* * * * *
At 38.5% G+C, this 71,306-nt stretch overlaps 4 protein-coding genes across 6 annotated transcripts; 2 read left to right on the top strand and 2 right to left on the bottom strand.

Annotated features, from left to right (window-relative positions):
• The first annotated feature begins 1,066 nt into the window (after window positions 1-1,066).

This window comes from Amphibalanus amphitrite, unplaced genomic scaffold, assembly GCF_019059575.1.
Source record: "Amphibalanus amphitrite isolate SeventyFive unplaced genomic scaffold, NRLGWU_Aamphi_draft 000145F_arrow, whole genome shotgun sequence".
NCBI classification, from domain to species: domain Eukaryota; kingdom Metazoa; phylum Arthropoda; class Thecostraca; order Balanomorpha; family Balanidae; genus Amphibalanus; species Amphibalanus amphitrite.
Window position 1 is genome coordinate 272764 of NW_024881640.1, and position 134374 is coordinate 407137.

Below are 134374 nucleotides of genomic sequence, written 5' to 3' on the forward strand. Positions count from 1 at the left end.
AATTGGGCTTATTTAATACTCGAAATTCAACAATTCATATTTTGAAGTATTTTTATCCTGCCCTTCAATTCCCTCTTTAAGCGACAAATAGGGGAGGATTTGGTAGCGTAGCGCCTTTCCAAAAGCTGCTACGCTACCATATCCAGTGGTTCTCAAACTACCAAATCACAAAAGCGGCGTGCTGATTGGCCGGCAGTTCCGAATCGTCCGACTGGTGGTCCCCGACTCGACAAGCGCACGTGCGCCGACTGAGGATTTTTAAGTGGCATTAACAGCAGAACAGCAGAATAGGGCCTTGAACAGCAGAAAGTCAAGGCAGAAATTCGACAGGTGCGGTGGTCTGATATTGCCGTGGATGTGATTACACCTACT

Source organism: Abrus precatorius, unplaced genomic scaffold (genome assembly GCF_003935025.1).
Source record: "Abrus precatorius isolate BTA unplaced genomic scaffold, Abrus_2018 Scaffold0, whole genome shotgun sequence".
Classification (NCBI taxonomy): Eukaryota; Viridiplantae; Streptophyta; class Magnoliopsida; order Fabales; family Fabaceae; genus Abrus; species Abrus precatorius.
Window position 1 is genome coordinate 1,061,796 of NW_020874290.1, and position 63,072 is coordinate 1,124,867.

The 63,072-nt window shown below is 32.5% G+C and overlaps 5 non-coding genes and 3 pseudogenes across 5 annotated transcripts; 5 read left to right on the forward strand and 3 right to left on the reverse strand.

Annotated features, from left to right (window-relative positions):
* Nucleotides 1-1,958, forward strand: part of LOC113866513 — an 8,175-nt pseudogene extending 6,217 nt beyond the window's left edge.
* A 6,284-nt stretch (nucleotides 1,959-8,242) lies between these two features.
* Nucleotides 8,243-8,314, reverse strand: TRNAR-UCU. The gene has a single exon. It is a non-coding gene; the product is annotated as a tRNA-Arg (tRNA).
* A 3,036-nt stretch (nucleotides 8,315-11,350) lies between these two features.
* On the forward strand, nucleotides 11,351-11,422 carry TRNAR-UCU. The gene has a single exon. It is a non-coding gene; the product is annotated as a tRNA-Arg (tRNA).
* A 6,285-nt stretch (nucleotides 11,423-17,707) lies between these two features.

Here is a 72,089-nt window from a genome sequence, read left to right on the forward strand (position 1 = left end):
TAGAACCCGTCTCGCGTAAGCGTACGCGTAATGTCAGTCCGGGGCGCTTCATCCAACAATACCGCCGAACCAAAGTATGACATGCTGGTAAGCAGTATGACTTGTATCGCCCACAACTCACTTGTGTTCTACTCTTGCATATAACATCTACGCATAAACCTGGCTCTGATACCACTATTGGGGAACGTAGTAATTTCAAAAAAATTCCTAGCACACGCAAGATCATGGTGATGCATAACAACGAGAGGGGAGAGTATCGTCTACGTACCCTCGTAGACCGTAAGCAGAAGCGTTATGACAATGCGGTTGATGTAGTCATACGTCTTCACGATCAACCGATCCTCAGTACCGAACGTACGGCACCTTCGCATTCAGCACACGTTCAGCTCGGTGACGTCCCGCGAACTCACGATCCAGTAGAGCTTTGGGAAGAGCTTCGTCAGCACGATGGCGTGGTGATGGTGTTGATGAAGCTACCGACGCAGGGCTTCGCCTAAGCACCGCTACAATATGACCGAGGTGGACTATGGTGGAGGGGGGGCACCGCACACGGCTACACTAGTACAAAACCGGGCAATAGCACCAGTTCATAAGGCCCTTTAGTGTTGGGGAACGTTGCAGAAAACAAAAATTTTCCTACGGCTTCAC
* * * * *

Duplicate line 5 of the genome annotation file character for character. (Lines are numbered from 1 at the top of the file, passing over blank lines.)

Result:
Source record: "Amphibalanus amphitrite isolate SeventyFive unplaced genomic scaffold, NRLGWU_Aamphi_draft 000145F_arrow, whole genome shotgun sequence".